(Washington) Gabrielle Martin, president of the National Council of EEOC Locals, No. 216, AFGE/AFL-CIO, will testify on
April 14, 2010, in Room H-309 of the U.S. Capitol, before the Commerce,
Justice, Science, and Related Agencies Subcommittees of the House
Committee on Appropriations.
At this open witness hearing, Martin will express support for increasing funding for the Equal Employment Opportunity Commission
(EEOC) from $367 million to $385 million, in an effort to tackling the
Agency’s backlog, which is approaching 100,000 cases. The Council
represents the investigators, attorneys, administrative judges,
paralegals, mediators, and support staff in EEOC’s offices.
“EEOC must have resources to effectively enforce the nation’s laws preventing discrimination on the job, especially now when everyone
agrees that jobs must be the number one focus,” says Martin.
In fact, EEOC has seen discrimination filings rise to record highs in the past two years, reflecting the impact of the tough economy. At the
same time, EEOC added new laws to its enforcement authority, including
the Americans with Disabilities Act Amendments and the Genetic
Information Nondiscrimination Act.
However, as the workload has increased, EEOC has lost 25% of its workforce during a multi-year hiring freeze, and according to Martin,
“leaving the Agency too short-handed to handle the current influx and
backlogs.” The Council is asking Congress to increase EEOC’s staffing to
3,000 employees, which represents its staffing level in 1994, the last
time EEOC was handling over 90,000 charges annually.
The average EEOC discrimination processing time is 294 days. “Unfortunately, working families take the hit when EEOC cannot provide
timely assistance,” explains Martin. “Racial or sexual harassment on the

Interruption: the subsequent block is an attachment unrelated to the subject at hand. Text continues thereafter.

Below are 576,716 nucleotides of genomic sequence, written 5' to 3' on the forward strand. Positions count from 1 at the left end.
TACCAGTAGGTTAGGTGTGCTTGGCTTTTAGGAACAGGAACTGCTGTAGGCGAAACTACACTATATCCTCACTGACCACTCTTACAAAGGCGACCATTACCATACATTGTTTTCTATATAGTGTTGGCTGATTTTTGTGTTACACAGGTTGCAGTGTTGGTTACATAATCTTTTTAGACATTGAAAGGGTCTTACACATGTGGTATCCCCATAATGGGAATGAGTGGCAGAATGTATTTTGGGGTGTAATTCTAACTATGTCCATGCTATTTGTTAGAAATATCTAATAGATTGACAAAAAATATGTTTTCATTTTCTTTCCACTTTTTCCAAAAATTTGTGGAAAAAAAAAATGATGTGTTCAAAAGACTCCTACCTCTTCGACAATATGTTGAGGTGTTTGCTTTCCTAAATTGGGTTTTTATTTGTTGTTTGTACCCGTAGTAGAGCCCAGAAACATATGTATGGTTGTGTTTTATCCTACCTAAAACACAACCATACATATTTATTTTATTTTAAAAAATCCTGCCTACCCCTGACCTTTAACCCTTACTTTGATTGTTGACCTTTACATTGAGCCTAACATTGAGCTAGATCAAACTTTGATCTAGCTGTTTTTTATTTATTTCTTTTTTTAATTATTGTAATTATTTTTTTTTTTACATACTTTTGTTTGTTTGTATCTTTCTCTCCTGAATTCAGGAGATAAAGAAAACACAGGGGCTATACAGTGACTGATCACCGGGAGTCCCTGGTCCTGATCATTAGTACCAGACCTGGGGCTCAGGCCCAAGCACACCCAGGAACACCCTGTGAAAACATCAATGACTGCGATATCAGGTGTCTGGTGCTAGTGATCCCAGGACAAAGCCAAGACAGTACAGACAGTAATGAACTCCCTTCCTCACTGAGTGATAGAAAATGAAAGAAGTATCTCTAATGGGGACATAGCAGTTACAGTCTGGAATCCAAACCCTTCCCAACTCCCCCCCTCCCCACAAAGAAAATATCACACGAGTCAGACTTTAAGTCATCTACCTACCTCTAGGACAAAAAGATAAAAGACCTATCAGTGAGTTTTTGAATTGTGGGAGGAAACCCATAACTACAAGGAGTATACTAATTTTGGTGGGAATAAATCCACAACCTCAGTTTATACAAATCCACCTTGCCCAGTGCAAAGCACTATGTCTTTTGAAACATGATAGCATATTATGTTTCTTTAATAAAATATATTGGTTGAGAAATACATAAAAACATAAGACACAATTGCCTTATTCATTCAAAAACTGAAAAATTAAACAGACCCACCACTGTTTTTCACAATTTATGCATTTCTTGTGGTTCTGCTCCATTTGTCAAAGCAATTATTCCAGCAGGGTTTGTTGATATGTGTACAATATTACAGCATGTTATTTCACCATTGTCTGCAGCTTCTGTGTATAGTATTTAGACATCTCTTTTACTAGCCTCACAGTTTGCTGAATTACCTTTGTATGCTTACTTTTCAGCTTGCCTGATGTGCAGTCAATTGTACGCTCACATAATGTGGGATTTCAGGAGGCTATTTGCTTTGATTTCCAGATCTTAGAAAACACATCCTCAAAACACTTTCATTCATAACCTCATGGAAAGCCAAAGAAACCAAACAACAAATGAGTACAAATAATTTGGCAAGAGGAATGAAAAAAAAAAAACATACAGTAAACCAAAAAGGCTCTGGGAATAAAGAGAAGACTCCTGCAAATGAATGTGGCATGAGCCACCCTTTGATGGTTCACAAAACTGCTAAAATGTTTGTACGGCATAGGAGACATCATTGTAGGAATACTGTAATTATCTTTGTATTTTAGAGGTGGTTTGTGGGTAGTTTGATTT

job continues. Accommodations allowing disabled employees to work are
not provided. Well-qualified seniors attempting to get jobs are turned
away without recourse.” As a result, EEOC also has seen retaliation
Martin plans to report to the EEOC’s House appropriations oversight subcommittee that the funds must be targeted to the increasing frontline
employees who help the public directly. The EEOC must work smarter by
adopting the Council’s Full Service Intake Plan, which “provides access
to EEOC staff who can answer their questions and file charges from the
get-go, while freeing up investigators to quickly resolve discrimination
Martin is optimistic that Congress will provide the needed funds and agency oversight, “Chairman Mollohan has repeatedly demonstrated support
for EEOC’s employees, as we diligently work to keep Americans on the
job and workplaces free of discrimination.”
The Council will launch its Facebook page with coverage of Martin’s testimony.
The American Federation of Government Employees (AFGE) is the largest federal employee union, representing 600,000 workers in the federal government and the government of the District of Columbia.